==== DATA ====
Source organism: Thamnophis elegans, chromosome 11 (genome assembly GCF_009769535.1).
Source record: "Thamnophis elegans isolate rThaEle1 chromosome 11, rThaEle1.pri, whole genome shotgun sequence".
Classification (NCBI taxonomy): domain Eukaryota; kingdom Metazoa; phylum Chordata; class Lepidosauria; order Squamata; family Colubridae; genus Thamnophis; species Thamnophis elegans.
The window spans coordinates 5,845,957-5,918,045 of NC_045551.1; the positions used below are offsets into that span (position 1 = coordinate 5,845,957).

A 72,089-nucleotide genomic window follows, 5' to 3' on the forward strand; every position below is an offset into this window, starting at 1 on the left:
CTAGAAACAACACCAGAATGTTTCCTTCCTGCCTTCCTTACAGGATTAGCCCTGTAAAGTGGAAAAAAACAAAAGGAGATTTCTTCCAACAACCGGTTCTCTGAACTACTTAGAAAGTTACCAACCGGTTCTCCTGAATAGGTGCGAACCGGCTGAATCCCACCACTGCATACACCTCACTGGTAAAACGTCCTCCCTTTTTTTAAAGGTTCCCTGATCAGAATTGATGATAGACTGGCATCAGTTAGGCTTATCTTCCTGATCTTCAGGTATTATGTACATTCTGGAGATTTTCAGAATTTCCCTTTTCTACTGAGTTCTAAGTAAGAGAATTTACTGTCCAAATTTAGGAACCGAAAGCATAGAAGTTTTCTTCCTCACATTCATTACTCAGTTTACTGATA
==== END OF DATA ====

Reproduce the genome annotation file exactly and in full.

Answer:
Source organism: Thamnophis elegans, chromosome 11 (genome assembly GCF_009769535.1).
Source record: "Thamnophis elegans isolate rThaEle1 chromosome 11, rThaEle1.pri, whole genome shotgun sequence".
Classification (NCBI taxonomy): domain Eukaryota; kingdom Metazoa; phylum Chordata; class Lepidosauria; order Squamata; family Colubridae; genus Thamnophis; species Thamnophis elegans.
The window spans coordinates 5,845,957-5,918,045 of NC_045551.1; the positions used below are offsets into that span (position 1 = coordinate 5,845,957).

A 72,089-nucleotide genomic window follows, 5' to 3' on the forward strand; every position below is an offset into this window, starting at 1 on the left:
CTAGAAACAACACCAGAATGTTTCCTTCCTGCCTTCCTTACAGGATTAGCCCTGTAAAGTGGAAAAAAACAAAAGGAGATTTCTTCCAACAACCGGTTCTCTGAACTACTTAGAAAGTTACCAACCGGTTCTCCTGAATAGGTGCGAACCGGCTGAATCCCACCACTGCATACACCTCACTGGTAAAACGTCCTCCCTTTTTTTAAAGGTTCCCTGATCAGAATTGATGATAGACTGGCATCAGTTAGGCTTATCTTCCTGATCTTCAGGTATTATGTACATTCTGGAGATTTTCAGAATTTCCCTTTTCTACTGAGTTCTAAGTAAGAGAATTTACTGTCCAAATTTAGGAACCGAAAGCATAGAAGTTTTCTTCCTCACATTCATTACTCAGTTTACTGATA